I'd all but forgotten that we'd even visited Ulm, until I came across a set of photos of the interior of the minster.
It’s interesting that by visiting so many places in a short time – for example, holidays taking in several destinations – one can forget some places altogether. Such is the case with Ulm: we stopped there overnight on our way home from a trip to Bavaria in October 2011, but despite the wonderful light in the minster, I remember absolutely nothing about being there.
I’m also unsure why I didn’t bother photographing the outside of the building, as it features the tallest church spire in the world.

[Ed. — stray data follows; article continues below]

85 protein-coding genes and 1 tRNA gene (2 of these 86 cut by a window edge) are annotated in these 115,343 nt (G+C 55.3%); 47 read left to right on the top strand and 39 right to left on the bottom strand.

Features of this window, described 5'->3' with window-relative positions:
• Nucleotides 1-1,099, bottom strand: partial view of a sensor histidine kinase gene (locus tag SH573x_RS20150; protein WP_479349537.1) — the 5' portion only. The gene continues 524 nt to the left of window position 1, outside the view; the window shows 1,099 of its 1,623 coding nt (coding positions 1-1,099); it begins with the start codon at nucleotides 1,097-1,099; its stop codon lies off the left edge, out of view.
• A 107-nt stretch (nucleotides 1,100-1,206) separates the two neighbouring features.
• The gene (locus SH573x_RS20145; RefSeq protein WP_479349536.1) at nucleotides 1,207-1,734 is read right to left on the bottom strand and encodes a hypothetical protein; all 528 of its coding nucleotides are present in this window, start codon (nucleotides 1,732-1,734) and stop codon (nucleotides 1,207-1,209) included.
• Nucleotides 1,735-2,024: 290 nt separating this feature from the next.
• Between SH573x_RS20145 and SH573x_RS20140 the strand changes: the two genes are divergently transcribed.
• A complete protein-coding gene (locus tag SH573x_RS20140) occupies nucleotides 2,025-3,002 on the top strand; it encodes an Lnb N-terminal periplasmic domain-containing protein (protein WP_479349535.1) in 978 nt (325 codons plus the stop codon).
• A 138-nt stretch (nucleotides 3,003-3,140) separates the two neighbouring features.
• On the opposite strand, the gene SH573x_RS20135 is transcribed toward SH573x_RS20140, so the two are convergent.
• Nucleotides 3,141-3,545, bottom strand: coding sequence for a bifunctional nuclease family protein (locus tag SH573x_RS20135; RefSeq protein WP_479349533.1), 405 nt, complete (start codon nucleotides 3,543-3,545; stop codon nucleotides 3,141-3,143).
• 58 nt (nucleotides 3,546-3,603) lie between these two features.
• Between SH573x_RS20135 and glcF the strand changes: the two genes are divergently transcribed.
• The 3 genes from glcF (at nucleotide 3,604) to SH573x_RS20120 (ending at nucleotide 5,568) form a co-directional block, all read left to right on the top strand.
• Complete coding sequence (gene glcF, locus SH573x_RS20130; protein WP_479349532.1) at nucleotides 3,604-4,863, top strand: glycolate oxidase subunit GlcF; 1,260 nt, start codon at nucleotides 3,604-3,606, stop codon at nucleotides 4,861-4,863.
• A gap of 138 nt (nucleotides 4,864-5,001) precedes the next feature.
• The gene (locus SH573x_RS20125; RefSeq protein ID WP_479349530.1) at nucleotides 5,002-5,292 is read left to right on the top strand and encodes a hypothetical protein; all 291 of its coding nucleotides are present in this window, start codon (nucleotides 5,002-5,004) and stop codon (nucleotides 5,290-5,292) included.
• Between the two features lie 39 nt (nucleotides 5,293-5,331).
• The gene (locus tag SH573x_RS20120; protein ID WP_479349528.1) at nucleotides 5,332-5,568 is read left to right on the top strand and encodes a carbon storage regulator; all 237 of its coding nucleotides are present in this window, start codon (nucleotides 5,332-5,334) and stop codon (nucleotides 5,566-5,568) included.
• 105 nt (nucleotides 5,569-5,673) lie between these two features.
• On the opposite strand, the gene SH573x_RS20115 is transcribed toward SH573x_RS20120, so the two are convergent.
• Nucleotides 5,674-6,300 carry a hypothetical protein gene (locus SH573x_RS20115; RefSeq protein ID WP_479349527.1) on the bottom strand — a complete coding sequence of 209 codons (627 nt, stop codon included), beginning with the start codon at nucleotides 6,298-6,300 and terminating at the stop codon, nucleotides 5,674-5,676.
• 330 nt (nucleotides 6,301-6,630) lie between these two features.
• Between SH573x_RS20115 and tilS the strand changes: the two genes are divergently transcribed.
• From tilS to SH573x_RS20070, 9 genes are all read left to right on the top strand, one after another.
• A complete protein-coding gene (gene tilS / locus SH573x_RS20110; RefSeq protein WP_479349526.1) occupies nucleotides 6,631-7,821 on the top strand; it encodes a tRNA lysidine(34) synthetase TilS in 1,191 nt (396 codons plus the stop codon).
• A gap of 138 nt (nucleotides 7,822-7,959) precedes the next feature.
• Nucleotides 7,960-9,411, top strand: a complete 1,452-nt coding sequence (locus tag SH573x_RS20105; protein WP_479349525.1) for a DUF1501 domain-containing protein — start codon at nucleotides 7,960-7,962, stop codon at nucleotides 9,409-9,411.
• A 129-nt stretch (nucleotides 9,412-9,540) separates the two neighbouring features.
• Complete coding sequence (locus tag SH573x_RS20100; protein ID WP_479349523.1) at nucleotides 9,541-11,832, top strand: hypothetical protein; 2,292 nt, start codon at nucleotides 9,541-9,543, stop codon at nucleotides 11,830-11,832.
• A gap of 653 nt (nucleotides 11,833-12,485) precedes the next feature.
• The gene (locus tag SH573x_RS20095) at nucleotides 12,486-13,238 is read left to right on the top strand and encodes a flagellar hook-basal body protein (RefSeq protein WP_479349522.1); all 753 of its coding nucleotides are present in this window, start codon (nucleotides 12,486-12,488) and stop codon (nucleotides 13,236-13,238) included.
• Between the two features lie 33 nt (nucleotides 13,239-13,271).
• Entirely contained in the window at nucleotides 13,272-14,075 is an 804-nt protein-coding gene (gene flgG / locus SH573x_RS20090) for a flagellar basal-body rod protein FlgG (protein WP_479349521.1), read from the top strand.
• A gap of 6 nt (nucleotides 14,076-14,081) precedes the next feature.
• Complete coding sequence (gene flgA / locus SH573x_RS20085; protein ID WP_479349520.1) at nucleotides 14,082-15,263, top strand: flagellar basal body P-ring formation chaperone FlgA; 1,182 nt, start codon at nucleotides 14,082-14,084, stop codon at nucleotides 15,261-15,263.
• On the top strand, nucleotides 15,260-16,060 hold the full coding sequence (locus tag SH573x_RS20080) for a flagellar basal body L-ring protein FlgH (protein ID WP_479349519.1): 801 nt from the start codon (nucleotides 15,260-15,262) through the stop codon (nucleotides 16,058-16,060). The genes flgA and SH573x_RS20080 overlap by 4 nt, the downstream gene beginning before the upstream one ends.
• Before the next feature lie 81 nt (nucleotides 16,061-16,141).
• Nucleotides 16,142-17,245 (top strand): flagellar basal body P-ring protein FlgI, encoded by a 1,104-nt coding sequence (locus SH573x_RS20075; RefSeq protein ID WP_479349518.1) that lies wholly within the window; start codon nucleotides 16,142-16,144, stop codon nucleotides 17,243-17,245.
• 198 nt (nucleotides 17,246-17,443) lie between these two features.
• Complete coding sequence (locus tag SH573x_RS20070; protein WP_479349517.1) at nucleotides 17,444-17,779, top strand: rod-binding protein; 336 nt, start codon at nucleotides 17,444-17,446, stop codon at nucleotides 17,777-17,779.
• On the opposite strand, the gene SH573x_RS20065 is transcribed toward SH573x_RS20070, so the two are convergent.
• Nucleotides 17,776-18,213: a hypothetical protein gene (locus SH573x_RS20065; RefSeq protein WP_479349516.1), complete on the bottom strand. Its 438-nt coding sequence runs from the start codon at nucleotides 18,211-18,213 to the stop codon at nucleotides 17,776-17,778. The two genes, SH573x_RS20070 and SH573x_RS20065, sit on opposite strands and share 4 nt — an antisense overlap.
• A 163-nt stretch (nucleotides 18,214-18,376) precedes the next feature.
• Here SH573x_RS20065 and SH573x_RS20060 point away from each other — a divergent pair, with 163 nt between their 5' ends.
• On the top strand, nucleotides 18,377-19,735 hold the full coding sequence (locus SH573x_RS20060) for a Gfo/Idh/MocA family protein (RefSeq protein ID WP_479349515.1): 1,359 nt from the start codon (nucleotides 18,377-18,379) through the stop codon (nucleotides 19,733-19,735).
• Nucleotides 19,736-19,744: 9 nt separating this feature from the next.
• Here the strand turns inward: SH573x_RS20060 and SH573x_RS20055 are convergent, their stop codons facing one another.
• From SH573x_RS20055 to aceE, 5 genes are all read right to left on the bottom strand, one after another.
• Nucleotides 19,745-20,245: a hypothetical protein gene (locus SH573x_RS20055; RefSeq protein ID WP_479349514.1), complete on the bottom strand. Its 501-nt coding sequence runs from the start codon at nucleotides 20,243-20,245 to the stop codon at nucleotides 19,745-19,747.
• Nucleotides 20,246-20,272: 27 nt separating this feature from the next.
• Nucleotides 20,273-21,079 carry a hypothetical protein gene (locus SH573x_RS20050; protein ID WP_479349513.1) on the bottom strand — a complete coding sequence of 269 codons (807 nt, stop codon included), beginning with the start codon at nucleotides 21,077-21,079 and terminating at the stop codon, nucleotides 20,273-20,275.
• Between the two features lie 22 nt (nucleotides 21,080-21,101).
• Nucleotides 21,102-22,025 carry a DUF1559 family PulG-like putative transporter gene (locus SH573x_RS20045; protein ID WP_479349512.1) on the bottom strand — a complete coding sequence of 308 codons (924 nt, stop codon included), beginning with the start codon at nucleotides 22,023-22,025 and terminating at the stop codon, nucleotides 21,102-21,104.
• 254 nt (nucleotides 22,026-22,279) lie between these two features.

The cathedral itself took a huge amount of time to build: the foundation stone was laid in 1377 but the cathedral was not completed until 1890. Construction was gradual until 1543, when a series of events (including the Reformation, the Thirty Years War and the War of Spanish Succession) halted progress. Building work resumed in 1817 and despite the fact that around 80% of the remaining city was flattened by bombs during the Second World War, the minster was largely unscathed.